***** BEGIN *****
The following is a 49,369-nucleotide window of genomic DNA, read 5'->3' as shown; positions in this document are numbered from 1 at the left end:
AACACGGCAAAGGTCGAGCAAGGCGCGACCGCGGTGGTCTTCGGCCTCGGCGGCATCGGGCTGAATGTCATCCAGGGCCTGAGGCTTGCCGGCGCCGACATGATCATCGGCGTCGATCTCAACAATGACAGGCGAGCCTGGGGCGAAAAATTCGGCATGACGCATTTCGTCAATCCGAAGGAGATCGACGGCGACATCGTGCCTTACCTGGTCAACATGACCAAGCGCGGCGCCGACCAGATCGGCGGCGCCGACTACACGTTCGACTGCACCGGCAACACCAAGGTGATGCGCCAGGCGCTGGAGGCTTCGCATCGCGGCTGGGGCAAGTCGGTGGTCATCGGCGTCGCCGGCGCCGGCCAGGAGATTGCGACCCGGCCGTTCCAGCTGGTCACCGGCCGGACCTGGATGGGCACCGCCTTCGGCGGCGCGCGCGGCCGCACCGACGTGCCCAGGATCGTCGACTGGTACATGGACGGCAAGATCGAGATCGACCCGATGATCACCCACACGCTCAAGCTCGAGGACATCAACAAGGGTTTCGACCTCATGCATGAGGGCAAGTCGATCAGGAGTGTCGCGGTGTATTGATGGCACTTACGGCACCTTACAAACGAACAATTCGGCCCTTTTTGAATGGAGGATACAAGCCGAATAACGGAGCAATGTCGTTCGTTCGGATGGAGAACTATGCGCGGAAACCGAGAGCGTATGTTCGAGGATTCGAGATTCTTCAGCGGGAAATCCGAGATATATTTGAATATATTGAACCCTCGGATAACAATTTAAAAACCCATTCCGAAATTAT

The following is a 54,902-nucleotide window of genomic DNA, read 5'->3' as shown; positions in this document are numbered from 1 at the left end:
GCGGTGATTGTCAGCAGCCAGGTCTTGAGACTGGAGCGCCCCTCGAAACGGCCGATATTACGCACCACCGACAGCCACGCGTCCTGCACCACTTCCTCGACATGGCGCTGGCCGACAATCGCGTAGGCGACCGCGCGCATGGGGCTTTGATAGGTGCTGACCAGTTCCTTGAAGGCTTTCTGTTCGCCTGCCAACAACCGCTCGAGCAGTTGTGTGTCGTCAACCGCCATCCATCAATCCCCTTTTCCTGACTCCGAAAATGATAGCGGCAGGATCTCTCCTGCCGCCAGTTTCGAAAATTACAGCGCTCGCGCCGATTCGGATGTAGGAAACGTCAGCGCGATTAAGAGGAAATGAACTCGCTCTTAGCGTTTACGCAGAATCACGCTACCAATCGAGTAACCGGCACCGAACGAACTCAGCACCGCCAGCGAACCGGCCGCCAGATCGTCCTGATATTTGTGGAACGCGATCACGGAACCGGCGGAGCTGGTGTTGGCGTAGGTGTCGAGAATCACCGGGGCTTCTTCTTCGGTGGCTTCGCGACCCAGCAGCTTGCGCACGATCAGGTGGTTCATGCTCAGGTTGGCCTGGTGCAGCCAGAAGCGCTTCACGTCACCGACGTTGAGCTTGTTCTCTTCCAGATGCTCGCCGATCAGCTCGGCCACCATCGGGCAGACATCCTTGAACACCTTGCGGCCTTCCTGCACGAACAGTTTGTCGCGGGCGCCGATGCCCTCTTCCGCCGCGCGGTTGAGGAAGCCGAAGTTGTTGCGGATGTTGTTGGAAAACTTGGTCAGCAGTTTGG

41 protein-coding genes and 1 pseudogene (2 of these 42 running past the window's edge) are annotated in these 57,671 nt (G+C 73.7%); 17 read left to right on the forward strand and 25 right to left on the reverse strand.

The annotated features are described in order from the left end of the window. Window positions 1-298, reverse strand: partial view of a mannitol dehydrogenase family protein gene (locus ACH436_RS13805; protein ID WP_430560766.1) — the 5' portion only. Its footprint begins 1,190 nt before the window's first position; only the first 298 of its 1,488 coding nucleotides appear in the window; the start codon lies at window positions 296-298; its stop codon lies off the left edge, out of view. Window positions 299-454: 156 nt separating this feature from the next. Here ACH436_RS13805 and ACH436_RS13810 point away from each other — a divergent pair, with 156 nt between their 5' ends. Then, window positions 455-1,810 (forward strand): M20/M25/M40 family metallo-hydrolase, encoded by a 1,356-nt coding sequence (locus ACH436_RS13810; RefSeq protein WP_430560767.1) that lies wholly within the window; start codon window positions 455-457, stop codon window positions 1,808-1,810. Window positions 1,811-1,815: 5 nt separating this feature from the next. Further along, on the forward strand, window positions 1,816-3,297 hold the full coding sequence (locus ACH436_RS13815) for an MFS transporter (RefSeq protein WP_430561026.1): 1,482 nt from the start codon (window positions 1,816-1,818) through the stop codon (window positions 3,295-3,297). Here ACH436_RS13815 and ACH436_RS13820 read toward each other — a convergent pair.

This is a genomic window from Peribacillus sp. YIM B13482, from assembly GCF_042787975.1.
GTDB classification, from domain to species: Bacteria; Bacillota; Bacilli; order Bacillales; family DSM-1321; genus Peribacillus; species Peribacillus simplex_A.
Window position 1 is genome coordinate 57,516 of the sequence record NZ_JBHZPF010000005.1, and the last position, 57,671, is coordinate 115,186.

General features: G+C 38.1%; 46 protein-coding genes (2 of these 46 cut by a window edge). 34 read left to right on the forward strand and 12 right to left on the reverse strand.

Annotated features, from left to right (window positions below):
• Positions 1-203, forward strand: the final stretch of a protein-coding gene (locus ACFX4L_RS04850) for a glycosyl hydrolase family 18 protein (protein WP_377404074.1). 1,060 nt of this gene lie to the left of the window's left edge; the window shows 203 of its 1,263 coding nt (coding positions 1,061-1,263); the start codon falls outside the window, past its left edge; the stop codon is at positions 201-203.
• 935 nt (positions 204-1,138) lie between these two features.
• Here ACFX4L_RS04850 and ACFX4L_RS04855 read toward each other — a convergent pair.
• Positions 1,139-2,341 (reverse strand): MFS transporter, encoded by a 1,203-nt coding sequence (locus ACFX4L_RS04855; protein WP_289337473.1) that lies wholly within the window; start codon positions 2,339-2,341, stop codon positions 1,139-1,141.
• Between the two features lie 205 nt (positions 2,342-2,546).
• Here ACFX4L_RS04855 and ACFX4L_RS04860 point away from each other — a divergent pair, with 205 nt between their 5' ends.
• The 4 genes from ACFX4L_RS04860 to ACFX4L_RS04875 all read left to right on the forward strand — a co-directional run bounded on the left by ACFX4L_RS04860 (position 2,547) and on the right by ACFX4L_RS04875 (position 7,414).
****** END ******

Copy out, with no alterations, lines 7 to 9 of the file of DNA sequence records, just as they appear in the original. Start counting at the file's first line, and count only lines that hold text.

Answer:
This is a genomic window from Peribacillus sp. YIM B13482, from assembly GCF_042787975.1.
GTDB classification, from domain to species: Bacteria; Bacillota; Bacilli; order Bacillales; family DSM-1321; genus Peribacillus; species Peribacillus simplex_A.
Window position 1 is genome coordinate 57,516 of the sequence record NZ_JBHZPF010000005.1, and the last position, 57,671, is coordinate 115,186.